• Really interesting to hear of this evaluation and your analysis. CDFs in the Pacific are unfortunately probably here to stay and as I understand among the largest in the world. From many years working in PNG, I am convinced that supporting community monitoring of the CDFs through social accountability can contribute to improving CDF accountability and transparency. As a global social accountability adviser and previously a DFAT program adviser, I have been promoting proven social accountability approaches to DFAT in the Pacific since 2008. World Vision are currently working on this with Oxfam in Solomons at the moment. But our experience from Africa (Kenya in particular) suggests that social accountability focussed on informing communities about the CDFs and facilitating greater access to lobbying MPs on their use or usually misuse can lead to greater accountability in use of the funds. I am not sure where PGF are at these days, but I have been lobbying to them for many years to consider existing approaches we have successfully promoted in Madang PNG and got greater service responsiveness. CARE also use these approaches though not so much in the Pacific until recent times as I understand, but we have a global partnership to leverage our joint impact on this work. World Vision has the greatest global social accountability footprint with more than 600 programs in more than 48 countries and studies from Oxford, Columbia, John Hopkins (including RCTs) to validate the impact of this work. This is now supported by a 2016 DFID macro evaluation which showed this work ‘almost always’ impacted service delivery, and a new 3IE systematic review in May this year also validating effect on service delivery. The jury is still out on demonstrating impact on longer causal chains to development outcomes, but in the Pacific any improvement in service delivery is desperately needed.

    • Hi Sue,

      Thank you for your interesting comment. Like you I’m a fan of social accountability approaches where they work.

      It would be fascinating to trial something of this nature in Solomons. My only reason for thinking this wouldn’t work is that successful MPs seem already to be very accountable (at least in my experience) but only to their supporters. The challenge would be to broaden the sphere of accountability to everyone in the electorate. I’d like to think it could be done. It would certainly be a good area for impact evaluations.

      Thanks again for your comment.


      • Hi Terence,

        The CDF history in the Solomon Islands is as old as the country attaining self rule. Prior to that, service delivery was through traditional mechanisms or vested with sector departments. By 2006, the paradigm shifted to a model that elected representatives know better to their constituents and so it was adopted with the establishment of Ministry of Rural Development in 2007. Other Pacific nations were probably ahead by then, for instance PNG with the Slash Fund, and so over time it became apparently that getting assistance is tied to voting in your favored candidate. The existence of vulnerable groups much in need of government services in health and education are still isolated. The SISAC is currently supported by European funding to “improve social accountability in Solomon Islands” and quite optimistic to have establish the foundation for the pacific region through this project.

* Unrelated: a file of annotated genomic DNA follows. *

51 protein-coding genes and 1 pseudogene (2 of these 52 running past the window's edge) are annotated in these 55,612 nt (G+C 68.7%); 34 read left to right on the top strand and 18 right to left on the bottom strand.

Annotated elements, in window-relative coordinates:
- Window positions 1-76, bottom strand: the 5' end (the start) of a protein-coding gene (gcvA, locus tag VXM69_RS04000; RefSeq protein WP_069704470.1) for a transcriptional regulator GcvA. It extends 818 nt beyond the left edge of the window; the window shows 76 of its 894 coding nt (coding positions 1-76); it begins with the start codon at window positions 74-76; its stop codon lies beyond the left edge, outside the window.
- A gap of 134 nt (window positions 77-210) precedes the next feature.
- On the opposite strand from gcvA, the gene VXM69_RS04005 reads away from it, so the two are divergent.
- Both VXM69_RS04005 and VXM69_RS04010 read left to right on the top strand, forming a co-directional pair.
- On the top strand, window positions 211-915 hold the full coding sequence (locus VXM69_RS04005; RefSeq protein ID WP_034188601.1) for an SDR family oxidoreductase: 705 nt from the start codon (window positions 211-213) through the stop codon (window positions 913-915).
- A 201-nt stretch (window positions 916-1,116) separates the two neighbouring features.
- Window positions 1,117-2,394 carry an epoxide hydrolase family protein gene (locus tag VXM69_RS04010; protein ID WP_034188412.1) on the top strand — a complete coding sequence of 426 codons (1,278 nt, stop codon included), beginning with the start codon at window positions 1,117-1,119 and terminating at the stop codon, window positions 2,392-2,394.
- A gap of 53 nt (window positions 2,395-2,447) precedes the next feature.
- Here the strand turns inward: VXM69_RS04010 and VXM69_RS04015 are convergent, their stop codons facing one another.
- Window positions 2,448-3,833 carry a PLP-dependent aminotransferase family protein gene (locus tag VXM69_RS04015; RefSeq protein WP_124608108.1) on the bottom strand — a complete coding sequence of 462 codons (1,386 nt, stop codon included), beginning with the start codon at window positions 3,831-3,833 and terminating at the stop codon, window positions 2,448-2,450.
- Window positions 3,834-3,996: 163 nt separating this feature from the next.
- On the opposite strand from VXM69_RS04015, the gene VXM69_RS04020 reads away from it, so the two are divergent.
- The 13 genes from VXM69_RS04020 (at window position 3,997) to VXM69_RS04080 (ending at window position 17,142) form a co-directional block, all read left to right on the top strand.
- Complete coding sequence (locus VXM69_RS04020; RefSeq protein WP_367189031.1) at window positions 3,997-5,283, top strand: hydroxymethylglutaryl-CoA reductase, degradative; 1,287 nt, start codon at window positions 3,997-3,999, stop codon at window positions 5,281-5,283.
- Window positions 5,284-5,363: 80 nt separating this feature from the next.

SISAC is a coalition of 10 national CSOs have started with institutional strengthening. It is exploring during its duration to reach rural communities and will do so through partnership with state institutions/ministries. It is taking up the challenge as a national CSO comprising registered civil society groups and non-government organisations to promote social accountability in Solomon Islands. It will cover the CDF, Health, Education and Youth for a start, focusing of budget transparency and accountability. It is up to the challenge, but counting on the nationally sourced expertise and learning from across the globe.

        Thanks for this information


    • Hi Sue,

      Yes there are elements which favor CDFs to stay in the Solomon Islands or other pacific nations, and apparently the foremost is help that is available with voting. While many more vulnerable groups exist, government programs are designed in isolation, so the intervention is a mismatch to the need. The Solomon Islands Social Accountability Coalition (SISAC) is currently supported by European funding to “improve social accountability in Solomon Islands” and quite optimistic to have establish the foundation for the Pacific region through this project.